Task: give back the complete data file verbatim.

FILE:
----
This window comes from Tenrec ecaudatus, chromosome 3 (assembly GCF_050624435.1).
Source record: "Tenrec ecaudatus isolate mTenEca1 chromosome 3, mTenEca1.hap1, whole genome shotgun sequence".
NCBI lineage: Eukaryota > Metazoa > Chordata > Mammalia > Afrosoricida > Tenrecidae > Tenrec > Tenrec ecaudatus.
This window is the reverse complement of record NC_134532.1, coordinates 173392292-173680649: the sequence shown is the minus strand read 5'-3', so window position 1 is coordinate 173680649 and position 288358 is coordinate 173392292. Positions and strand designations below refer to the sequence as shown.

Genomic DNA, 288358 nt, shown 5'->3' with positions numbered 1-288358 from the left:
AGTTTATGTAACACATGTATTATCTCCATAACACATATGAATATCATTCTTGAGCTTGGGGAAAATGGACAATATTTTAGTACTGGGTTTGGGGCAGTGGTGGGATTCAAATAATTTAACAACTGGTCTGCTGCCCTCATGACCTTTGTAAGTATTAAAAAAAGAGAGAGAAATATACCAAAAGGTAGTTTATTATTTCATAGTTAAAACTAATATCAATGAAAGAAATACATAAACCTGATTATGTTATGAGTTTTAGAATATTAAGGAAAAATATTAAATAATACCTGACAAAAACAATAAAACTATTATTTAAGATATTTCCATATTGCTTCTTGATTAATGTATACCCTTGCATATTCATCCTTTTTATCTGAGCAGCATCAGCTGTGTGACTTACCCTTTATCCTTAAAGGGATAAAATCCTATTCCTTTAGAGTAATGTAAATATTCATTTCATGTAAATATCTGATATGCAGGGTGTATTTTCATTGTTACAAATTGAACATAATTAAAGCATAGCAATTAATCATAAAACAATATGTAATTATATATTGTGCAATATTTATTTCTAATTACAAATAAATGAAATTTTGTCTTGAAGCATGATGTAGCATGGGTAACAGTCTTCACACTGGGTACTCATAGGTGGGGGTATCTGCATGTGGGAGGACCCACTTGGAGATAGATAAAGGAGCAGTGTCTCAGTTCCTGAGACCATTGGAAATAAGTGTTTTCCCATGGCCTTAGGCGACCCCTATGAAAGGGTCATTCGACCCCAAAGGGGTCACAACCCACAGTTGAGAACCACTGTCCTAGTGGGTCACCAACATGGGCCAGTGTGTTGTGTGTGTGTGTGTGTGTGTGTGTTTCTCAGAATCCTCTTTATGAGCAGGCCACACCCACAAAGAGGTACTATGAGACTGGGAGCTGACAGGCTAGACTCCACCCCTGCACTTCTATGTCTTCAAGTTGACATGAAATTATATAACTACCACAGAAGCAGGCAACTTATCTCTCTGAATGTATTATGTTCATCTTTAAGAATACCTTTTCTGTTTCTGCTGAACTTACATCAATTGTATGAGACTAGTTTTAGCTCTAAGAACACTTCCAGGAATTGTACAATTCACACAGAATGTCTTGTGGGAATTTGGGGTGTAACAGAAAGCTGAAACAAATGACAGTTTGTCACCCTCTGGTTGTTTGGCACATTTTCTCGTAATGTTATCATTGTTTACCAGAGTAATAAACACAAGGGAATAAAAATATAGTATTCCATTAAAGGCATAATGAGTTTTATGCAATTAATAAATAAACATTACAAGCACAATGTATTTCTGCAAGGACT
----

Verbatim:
This window comes from Tenrec ecaudatus, chromosome 3 (assembly GCF_050624435.1).
Source record: "Tenrec ecaudatus isolate mTenEca1 chromosome 3, mTenEca1.hap1, whole genome shotgun sequence".
NCBI lineage: Eukaryota > Metazoa > Chordata > Mammalia > Afrosoricida > Tenrecidae > Tenrec > Tenrec ecaudatus.
This window is the reverse complement of record NC_134532.1, coordinates 173392292-173680649: the sequence shown is the minus strand read 5'-3', so window position 1 is coordinate 173680649 and position 288358 is coordinate 173392292. Positions and strand designations below refer to the sequence as shown.

Genomic DNA, 288358 nt, shown 5'->3' with positions numbered 1-288358 from the left:
AGTTTATGTAACACATGTATTATCTCCATAACACATATGAATATCATTCTTGAGCTTGGGGAAAATGGACAATATTTTAGTACTGGGTTTGGGGCAGTGGTGGGATTCAAATAATTTAACAACTGGTCTGCTGCCCTCATGACCTTTGTAAGTATTAAAAAAAGAGAGAGAAATATACCAAAAGGTAGTTTATTATTTCATAGTTAAAACTAATATCAATGAAAGAAATACATAAACCTGATTATGTTATGAGTTTTAGAATATTAAGGAAAAATATTAAATAATACCTGACAAAAACAATAAAACTATTATTTAAGATATTTCCATATTGCTTCTTGATTAATGTATACCCTTGCATATTCATCCTTTTTATCTGAGCAGCATCAGCTGTGTGACTTACCCTTTATCCTTAAAGGGATAAAATCCTATTCCTTTAGAGTAATGTAAATATTCATTTCATGTAAATATCTGATATGCAGGGTGTATTTTCATTGTTACAAATTGAACATAATTAAAGCATAGCAATTAATCATAAAACAATATGTAATTATATATTGTGCAATATTTATTTCTAATTACAAATAAATGAAATTTTGTCTTGAAGCATGATGTAGCATGGGTAACAGTCTTCACACTGGGTACTCATAGGTGGGGGTATCTGCATGTGGGAGGACCCACTTGGAGATAGATAAAGGAGCAGTGTCTCAGTTCCTGAGACCATTGGAAATAAGTGTTTTCCCATGGCCTTAGGCGACCCCTATGAAAGGGTCATTCGACCCCAAAGGGGTCACAACCCACAGTTGAGAACCACTGTCCTAGTGGGTCACCAACATGGGCCAGTGTGTTGTGTGTGTGTGTGTGTGTGTGTGTTTCTCAGAATCCTCTTTATGAGCAGGCCACACCCACAAAGAGGTACTATGAGACTGGGAGCTGACAGGCTAGACTCCACCCCTGCACTTCTATGTCTTCAAGTTGACATGAAATTATATAACTACCACAGAAGCAGGCAACTTATCTCTCTGAATGTATTATGTTCATCTTTAAGAATACCTTTTCTGTTTCTGCTGAACTTACATCAATTGTATGAGACTAGTTTTAGCTCTAAGAACACTTCCAGGAATTGTACAATTCACACAGAATGTCTTGTGGGAATTTGGGGTGTAACAGAAAGCTGAAACAAATGACAGTTTGTCACCCTCTGGTTGTTTGGCACATTTTCTCGTAATGTTATCATTGTTTACCAGAGTAATAAACACAAGGGAATAAAAATATAGTATTCCATTAAAGGCATAATGAGTTTTATGCAATTAATAAATAAACATTACAAGCACAATGTATTTCTGCAAGGACT